Thursday, May 11, 2017

Post 10: American Culture

This post is due next Wednesday May 17, 2017.

For Post 10, please post about American culture.  Using your sociological imagination, you can explain how living in the United States might affect someone.  We especially focused on cultural values.  Then using your sociological mindfulness you can post about how you might be affected by American cultural values and how you might want to make changes or fight against certain values that our culture promotes.  The nothing experiment is also a way to apply the concept to your own experience.

Don't forget to explain the connection of some sources to sociology.  We have looked at Kohl's The Values Americans Live By, Stefan Schirmer's Bemused in America, the video I Am or  Thrive by Dan Buettner.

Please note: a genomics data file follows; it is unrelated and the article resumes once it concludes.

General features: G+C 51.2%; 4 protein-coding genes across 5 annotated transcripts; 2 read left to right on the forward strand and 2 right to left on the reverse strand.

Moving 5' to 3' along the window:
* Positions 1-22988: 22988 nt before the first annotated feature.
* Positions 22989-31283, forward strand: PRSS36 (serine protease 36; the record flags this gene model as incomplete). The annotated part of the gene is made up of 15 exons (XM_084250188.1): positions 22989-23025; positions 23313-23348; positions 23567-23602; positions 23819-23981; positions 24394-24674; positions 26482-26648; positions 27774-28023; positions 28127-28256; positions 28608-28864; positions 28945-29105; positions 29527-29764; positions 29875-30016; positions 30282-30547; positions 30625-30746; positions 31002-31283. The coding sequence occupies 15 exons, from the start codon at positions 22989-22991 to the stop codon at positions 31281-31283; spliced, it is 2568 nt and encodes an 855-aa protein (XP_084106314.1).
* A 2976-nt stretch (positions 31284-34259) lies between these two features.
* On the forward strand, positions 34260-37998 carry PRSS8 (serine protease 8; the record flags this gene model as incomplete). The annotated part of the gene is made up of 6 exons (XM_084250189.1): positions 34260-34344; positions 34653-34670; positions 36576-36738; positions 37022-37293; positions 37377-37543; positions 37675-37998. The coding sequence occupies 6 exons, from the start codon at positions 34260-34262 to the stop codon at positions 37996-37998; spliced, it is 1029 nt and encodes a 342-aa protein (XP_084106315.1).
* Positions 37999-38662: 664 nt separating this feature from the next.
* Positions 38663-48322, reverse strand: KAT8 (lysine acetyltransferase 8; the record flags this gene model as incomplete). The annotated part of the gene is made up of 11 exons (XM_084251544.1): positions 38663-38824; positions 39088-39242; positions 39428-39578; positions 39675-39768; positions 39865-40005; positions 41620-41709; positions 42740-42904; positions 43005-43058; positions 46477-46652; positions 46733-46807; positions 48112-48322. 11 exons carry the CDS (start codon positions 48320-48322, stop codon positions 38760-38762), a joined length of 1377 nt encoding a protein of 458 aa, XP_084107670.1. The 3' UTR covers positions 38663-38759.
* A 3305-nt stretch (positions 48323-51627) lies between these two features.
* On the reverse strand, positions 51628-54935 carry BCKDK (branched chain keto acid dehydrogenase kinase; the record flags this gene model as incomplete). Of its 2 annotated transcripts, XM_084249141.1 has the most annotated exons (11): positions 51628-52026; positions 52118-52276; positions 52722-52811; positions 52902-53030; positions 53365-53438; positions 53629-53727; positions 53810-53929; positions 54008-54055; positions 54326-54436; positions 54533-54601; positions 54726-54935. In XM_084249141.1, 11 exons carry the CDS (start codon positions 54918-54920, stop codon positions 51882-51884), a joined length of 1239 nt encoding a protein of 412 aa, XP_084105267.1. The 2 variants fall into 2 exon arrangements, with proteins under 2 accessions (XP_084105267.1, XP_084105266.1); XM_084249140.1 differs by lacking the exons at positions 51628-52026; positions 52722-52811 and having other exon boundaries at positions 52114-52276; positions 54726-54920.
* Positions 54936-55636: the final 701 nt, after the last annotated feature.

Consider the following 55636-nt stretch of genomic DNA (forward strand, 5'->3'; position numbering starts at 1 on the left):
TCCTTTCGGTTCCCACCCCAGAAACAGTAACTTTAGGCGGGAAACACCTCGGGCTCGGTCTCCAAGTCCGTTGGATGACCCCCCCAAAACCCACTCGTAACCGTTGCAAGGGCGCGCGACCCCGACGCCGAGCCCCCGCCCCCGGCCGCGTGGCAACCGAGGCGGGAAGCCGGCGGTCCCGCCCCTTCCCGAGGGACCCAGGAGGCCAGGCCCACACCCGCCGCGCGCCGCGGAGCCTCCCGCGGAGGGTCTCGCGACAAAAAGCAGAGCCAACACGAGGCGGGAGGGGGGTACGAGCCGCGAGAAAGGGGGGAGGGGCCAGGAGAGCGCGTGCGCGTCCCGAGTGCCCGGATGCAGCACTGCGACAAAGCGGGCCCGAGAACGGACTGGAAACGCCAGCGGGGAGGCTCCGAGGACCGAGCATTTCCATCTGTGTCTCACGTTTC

Remember to write properly.


Monday, May 8, 2017

I Am

We are watching the documentary called I Am.  You can watch it here on mediacast.  Below are my movie notes about the most important parts of the movie and in parentheses are the parts of our class that relate to the movie.  I think this movie is a great inspirational way to sum up our class and apply to your life.  But, come back and revisit it, rewatch it and remind yourself of the lessons of our class. They will mean different things to you as you get older and more experienced.  This is true for all of the lessons of our class, so I hope you will stay one of my students and one of my teachers.  Peace and love to you,